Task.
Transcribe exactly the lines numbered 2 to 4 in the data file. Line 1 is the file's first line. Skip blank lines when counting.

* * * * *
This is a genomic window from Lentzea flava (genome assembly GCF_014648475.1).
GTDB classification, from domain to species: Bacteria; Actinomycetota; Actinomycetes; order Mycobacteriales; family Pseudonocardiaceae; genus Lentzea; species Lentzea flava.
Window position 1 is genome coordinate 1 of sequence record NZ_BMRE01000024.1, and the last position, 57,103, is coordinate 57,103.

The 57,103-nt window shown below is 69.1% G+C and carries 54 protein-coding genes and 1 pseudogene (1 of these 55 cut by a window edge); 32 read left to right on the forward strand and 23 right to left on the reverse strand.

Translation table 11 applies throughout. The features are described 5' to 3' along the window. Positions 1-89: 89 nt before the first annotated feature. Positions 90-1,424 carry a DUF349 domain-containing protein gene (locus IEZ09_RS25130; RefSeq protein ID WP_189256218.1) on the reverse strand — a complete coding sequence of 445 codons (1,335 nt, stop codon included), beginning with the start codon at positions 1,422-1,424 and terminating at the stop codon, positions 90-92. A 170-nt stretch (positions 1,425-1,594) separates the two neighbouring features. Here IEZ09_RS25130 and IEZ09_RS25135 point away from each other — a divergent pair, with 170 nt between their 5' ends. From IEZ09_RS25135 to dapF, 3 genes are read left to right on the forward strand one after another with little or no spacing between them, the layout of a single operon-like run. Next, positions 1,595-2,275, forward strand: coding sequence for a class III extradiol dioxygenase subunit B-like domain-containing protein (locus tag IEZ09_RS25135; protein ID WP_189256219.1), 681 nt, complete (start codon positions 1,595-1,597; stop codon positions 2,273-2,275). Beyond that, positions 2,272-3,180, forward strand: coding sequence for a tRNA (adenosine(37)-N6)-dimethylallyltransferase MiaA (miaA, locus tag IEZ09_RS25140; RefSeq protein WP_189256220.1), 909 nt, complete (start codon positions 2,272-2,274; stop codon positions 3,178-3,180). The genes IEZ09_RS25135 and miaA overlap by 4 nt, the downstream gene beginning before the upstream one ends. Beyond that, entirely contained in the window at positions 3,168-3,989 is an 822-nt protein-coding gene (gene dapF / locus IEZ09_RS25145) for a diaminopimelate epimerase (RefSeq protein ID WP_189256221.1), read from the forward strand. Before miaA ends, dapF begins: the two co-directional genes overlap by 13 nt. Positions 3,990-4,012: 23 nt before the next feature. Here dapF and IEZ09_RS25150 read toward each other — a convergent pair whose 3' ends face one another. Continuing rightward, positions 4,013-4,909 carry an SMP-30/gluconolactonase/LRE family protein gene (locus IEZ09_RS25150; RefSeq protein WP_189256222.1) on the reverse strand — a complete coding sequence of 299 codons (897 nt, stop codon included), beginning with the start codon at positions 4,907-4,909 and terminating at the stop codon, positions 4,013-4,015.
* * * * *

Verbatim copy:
GTDB classification, from domain to species: Bacteria; Actinomycetota; Actinomycetes; order Mycobacteriales; family Pseudonocardiaceae; genus Lentzea; species Lentzea flava.
Window position 1 is genome coordinate 1 of sequence record NZ_BMRE01000024.1, and the last position, 57,103, is coordinate 57,103.

The 57,103-nt window shown below is 69.1% G+C and carries 54 protein-coding genes and 1 pseudogene (1 of these 55 cut by a window edge); 32 read left to right on the forward strand and 23 right to left on the reverse strand.